The general feeling of camaraderie becomes apparent when you participate in the hundreds of small conversations that are happening all over the site. Hong Kong like Pakistan was once a British colony and follows a legal system very similar to the common law system that Pakistan follows. In 1997 when the British formally handed the territory back to China, it was under the condition that the state would have universal suffrage and enjoy complete autonomy under a ‘one-country-two-system’ policy. So while HK has its own mini-constitution, independent judiciary, separate currency, law enforcement, electorate and legislators, it’s foreign policy and defence is under the control of the PRC government. The protests essentially are a part of the evolving nature of the executive authority of HK as it attempts to maintain its distinct identity while remaining part of China.
But I won’t start a political commentary here. Because, we students of political science are trained to look at matters objectively and as external observers which often dehumanises the process of change. Let me explain…
As I made my way through the heart of the protests, I saw children, adults, students alike camped together on the roads; sleeping, chatting, doing their home work etc. all very solemn however in the awareness that the future of their country and culture is at stake and genuinely believing that they can and will change the decision of the government. It didn’t matter that they represent a small percentage of the 7 million people living in HK, or that the PRC government and the Chief Executive both have announced not to budge on their initial ruling of vetting the candidates for the country’s highest office first by NPCSC. It dawned upon me how little credit I always give to the collective understanding of the people, always coming with prescriptions where in fact collective reasoning may prove just as beneficial if not more. Maybe this is what democracy stands for. The idea of a philosopher king following Plato’s school of thought which is a characteristic of authoritarian rule presumes an elitist perspective on governance. Maybe the existing order of HK represents this rule and maybe the state of HK has grown out of this form of governance?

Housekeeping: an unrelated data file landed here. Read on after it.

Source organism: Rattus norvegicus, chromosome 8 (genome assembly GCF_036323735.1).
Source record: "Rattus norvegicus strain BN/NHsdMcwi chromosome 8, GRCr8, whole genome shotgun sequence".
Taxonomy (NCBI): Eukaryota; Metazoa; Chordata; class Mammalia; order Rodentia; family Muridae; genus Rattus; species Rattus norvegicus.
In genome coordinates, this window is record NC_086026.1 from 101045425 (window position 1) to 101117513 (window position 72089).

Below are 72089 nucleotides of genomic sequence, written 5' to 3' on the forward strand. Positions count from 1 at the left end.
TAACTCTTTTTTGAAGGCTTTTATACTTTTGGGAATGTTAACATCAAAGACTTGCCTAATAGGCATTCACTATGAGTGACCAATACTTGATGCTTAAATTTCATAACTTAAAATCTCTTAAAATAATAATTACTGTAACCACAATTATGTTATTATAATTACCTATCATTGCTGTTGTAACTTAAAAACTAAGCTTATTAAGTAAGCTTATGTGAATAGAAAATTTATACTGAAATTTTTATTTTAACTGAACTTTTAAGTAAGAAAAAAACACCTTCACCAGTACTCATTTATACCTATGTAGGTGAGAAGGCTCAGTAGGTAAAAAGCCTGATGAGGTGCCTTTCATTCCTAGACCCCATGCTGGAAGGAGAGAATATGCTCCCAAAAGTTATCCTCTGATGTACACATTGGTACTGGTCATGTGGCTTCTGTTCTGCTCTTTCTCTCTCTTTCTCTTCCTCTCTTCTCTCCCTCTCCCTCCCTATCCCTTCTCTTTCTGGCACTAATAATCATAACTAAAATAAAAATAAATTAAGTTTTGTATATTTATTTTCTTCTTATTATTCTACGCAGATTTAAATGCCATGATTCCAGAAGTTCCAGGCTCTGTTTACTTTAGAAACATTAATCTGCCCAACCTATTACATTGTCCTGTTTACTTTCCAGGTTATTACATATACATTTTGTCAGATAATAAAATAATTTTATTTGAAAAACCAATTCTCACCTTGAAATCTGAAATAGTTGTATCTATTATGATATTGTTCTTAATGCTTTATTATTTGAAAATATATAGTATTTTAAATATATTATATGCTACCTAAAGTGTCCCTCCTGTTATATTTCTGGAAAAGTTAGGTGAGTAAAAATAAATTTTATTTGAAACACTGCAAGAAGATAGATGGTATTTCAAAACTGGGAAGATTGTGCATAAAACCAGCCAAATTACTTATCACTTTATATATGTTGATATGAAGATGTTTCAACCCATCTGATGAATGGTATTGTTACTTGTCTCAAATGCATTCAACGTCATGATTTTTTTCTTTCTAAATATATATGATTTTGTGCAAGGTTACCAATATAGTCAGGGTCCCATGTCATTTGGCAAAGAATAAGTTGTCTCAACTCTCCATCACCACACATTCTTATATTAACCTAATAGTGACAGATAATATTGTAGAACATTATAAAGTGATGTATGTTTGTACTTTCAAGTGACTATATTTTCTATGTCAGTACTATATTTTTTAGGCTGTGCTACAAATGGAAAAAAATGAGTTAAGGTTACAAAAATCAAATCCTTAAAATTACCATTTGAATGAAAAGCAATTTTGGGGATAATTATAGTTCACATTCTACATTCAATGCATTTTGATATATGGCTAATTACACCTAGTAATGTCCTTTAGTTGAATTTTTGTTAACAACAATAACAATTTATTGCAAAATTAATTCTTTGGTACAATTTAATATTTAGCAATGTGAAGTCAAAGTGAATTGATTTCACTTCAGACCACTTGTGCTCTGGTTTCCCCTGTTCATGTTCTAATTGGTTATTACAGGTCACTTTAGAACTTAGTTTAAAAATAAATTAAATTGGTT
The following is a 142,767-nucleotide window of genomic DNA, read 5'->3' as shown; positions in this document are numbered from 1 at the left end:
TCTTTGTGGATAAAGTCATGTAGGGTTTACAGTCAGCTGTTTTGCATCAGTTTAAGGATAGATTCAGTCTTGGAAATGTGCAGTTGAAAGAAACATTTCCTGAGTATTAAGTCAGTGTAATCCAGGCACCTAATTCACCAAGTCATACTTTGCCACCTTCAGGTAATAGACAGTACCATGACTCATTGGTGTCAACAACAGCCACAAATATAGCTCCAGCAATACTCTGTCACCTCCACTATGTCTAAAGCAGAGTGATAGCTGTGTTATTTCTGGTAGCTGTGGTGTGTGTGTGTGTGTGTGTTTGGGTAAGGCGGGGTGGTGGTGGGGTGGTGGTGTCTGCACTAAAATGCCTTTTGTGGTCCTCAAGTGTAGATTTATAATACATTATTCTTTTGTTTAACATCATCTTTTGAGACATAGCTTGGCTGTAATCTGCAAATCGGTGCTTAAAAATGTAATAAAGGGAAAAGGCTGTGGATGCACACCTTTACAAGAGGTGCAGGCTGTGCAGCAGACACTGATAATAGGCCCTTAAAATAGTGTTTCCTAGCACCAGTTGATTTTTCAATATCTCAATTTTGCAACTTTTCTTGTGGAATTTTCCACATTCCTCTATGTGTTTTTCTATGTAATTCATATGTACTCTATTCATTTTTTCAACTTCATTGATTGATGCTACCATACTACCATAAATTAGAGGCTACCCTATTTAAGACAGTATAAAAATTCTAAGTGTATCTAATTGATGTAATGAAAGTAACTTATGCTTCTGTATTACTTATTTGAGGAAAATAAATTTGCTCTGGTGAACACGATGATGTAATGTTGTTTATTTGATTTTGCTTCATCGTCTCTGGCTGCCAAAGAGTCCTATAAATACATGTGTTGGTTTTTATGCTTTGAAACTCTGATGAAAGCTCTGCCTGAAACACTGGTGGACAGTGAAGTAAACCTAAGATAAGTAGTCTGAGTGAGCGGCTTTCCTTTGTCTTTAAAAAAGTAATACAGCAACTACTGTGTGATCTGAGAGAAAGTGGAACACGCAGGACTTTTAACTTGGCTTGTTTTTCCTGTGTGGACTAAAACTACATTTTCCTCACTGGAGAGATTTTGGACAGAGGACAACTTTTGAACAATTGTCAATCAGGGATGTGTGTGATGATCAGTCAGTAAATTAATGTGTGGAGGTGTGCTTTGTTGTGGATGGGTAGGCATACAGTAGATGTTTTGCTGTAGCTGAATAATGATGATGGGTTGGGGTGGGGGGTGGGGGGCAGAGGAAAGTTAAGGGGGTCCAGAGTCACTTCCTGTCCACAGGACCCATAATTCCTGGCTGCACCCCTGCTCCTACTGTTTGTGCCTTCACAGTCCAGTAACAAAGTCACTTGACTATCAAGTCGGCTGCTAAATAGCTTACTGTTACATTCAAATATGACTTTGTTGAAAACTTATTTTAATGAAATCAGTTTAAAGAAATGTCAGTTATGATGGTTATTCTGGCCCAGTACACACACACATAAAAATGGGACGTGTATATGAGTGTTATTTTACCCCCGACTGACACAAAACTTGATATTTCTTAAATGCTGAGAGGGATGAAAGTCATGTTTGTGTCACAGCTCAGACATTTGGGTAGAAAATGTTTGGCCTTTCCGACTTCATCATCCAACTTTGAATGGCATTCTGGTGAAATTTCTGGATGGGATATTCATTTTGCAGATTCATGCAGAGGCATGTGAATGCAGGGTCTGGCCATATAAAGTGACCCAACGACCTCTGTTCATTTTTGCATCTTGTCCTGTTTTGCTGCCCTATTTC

These people are not the sheep that follow greener pasture trails or the fear of the whip, or that most destructive force, ‘the wrath of God’ unlike in Pakistan. There belief is supported by prominent local scholars of law and urban studies who are also the leaders of this movement. So there are flyers shared online, on social media platforms and distributed as hard copy that attempts to answer questions and educate an average Hong Konger; Why is this crisis taking place? Who are the players involved? What can we gain if they meet our demands? What is being done to maintain civility, law and order? There is even a path within the massive sit-in that ensures thoroughfare and everyone respects it…
In stark contrast to the 9mm pistol demonstrations, in Karachi that bring the entire city life to a grinding halt, or those festive concerts and rhetorical performances that promise to change the country overnight. Some people have argued that brutal force is the only way to get anything important done in the city. But have we forgotten, the May 2005 earth quake where citizens of Karachi made a peaceful and collective effort to send massive supplies to effected areas? When women, men, policeman, officers and politicians alike joined hands without any prejudice towards a common cause? Its a pity that it takes a natural calamity for us to act civil.
And yet, I am writing now to draw parallels so that we may also aspire to be citizens of Karachi in a real sense. Take ownership of our actions and our community heavens know our bread and butter depends on it. It may take a generation to realise it but the awareness for the process must start now! It is possible yet.